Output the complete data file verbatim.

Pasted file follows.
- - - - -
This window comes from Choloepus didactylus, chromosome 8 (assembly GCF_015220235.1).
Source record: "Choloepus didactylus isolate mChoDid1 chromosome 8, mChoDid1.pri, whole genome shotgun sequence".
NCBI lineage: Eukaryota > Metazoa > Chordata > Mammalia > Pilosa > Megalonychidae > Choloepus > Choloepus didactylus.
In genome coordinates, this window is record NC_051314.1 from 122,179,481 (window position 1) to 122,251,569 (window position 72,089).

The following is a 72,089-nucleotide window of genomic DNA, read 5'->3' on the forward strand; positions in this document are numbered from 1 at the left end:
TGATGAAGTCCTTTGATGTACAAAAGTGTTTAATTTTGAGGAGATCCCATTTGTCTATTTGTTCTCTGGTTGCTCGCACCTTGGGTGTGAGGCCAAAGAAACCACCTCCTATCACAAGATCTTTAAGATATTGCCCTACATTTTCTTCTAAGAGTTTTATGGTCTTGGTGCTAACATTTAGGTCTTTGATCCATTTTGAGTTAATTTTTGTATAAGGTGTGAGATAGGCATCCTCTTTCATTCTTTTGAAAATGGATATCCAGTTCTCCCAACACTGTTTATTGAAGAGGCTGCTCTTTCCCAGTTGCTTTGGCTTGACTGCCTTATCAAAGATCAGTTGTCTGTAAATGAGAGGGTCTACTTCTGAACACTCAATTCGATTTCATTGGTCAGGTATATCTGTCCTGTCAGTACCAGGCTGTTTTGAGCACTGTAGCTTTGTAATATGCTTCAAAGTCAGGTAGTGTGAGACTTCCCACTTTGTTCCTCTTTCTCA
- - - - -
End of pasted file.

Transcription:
This window comes from Choloepus didactylus, chromosome 8 (assembly GCF_015220235.1).
Source record: "Choloepus didactylus isolate mChoDid1 chromosome 8, mChoDid1.pri, whole genome shotgun sequence".
NCBI lineage: Eukaryota > Metazoa > Chordata > Mammalia > Pilosa > Megalonychidae > Choloepus > Choloepus didactylus.
In genome coordinates, this window is record NC_051314.1 from 122,179,481 (window position 1) to 122,251,569 (window position 72,089).

The following is a 72,089-nucleotide window of genomic DNA, read 5'->3' on the forward strand; positions in this document are numbered from 1 at the left end:
TGATGAAGTCCTTTGATGTACAAAAGTGTTTAATTTTGAGGAGATCCCATTTGTCTATTTGTTCTCTGGTTGCTCGCACCTTGGGTGTGAGGCCAAAGAAACCACCTCCTATCACAAGATCTTTAAGATATTGCCCTACATTTTCTTCTAAGAGTTTTATGGTCTTGGTGCTAACATTTAGGTCTTTGATCCATTTTGAGTTAATTTTTGTATAAGGTGTGAGATAGGCATCCTCTTTCATTCTTTTGAAAATGGATATCCAGTTCTCCCAACACTGTTTATTGAAGAGGCTGCTCTTTCCCAGTTGCTTTGGCTTGACTGCCTTATCAAAGATCAGTTGTCTGTAAATGAGAGGGTCTACTTCTGAACACTCAATTCGATTTCATTGGTCAGGTATATCTGTCCTGTCAGTACCAGGCTGTTTTGAGCACTGTAGCTTTGTAATATGCTTCAAAGTCAGGTAGTGTGAGACTTCCCACTTTGTTCCTCTTTCTCA